The finish of the 19th century saw the model baju batik modern ladies placing request for carriages that mirrored their wealth, insisting on enhanced looks and appealing accessories on the carriages. The fantastic names in the carriage production like J. M. Quinby & Firm of Newark, NJ and Studebaker Brothers Manufacturing Organization of Chicago, IL their focus on meeting these requirements through providing a variety of linings and richly appointed fixtures to match the requirements of the elite. The fashionable and the rich, whether they are engrossed in contacting other women or shopping generally made a stop to admire the handiwork performed by these producers on each others carriages.
With the roads becoming dusty and muddy, the horse drawn carriages designed for daily chores had been lined with a darker color to the dirt smudges. The women made sure to carry the colour of their livery and carriages in the liner. Dark blue and gold livery always followed the dark blue linings accentuated with traces of gold. Red had not been used by the elite crowd since it was treated as the colour of disreputable ladies. With the linings made from leather, cloth, felt, or corduroy, it had been made to speak of the wealth of the ladies. Smaller carriages like the Studebaker Spider Phaeton which were pulled by one or two horses were designed for speedy travel and had been designed in lighter shades and cloths or fine hand-buffed natural leather as dictated by the existing fashion.
The Victorian carriages came with a small mirror attached to one side, for the lady to check her appearance and also a small hand-mirror attached to the front or aspect of the carriage known as a carriage case.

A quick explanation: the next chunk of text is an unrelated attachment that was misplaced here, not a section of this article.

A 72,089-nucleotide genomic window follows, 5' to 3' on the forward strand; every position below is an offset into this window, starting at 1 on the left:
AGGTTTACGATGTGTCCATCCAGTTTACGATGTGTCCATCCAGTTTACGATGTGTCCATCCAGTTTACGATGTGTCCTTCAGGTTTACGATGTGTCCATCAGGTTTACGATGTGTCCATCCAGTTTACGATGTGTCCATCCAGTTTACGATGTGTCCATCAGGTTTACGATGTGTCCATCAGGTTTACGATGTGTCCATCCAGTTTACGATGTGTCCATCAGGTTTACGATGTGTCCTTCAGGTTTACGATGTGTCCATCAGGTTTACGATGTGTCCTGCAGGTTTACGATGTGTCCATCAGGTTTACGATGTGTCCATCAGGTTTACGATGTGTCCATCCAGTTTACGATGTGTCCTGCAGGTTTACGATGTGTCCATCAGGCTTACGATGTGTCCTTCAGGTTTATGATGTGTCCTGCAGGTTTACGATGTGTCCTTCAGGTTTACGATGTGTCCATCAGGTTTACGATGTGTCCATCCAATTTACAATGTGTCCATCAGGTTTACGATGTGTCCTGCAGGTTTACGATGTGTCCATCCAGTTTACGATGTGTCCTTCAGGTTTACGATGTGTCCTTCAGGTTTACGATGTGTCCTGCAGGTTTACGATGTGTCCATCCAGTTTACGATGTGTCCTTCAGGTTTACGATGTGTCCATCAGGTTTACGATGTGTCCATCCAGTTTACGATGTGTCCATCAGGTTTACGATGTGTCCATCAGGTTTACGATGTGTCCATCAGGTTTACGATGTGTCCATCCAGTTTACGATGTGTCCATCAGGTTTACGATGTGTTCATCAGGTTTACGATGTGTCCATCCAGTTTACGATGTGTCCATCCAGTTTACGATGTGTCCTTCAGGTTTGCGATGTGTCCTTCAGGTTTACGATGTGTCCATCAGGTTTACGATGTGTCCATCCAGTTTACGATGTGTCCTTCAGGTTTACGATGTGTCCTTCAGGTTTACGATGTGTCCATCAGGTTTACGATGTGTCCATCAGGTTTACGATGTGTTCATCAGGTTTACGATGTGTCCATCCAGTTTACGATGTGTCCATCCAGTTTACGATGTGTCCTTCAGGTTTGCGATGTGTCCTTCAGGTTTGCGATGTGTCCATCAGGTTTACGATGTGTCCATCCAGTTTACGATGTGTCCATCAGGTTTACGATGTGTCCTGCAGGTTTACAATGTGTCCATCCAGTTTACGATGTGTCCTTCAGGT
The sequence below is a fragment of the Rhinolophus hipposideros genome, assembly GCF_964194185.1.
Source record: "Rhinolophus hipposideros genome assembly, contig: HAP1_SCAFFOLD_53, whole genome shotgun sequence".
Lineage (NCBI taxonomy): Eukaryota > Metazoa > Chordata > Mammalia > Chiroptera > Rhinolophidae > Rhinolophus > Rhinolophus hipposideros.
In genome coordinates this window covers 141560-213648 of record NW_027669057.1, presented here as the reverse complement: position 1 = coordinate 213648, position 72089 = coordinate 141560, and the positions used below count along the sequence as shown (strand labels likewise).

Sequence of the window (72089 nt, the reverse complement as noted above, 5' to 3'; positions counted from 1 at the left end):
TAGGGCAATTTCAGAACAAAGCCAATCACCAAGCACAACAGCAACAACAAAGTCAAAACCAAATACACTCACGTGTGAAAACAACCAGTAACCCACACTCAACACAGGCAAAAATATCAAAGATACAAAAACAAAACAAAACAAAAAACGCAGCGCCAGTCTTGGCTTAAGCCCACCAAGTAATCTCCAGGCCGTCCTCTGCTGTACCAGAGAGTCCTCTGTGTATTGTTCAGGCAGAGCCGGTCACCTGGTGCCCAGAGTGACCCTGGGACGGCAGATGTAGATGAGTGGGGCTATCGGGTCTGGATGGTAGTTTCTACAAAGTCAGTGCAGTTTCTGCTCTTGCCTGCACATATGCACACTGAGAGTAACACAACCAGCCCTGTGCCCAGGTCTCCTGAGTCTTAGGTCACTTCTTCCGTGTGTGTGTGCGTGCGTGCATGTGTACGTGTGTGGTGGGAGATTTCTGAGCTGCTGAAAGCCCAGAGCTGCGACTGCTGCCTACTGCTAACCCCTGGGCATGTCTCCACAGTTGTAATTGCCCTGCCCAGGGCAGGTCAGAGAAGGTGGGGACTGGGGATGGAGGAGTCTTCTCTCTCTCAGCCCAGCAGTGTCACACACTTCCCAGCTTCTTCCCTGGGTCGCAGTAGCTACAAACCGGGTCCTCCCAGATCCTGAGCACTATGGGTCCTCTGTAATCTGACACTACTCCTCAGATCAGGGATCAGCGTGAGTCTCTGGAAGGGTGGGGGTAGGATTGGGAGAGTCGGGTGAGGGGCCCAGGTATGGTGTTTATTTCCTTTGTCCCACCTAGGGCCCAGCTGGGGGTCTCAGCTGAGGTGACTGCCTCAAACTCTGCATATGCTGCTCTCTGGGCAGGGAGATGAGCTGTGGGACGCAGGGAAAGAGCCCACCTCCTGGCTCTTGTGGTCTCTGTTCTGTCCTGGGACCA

The compact leather carriage cases in the Victorian carriages held all the fundamental essentials like fundamentals for visitations, appointments, and various other engagements like two cut cup bottles with sterling silver tops, the visiting list, a social register, a pad, pencil, and calling cards, take note cards and envelopes. The case typically included the owners monogram or layer of arms to ensure its return in the event of loss. The Victorian carriages also had a little clock in the carriage case, generally inlaid on the calling cards case that ensured punctual arrival of the ladies for the numerous errands squeezed into each of their outings.
The foot muff or pillows with warm water bottles inside generally kept the ladies warm during severe winters. Lap robs made of finest furs were yet another attachment in these carriages during winter season, while lighter fat lap robes in the livery colours and monogrammed with the owners initials were meant for warmer climate.
Today, you can experience what was enjoyed by the females of the Victorian era by taking a ride on one of these historic restored vehicles observed in several cities in the North and South. A travel in these carriages will take you to a period where all existed was the lamp-lit cobbled roads, a slower pace of lifestyle and the clip-clop of a horses hoof.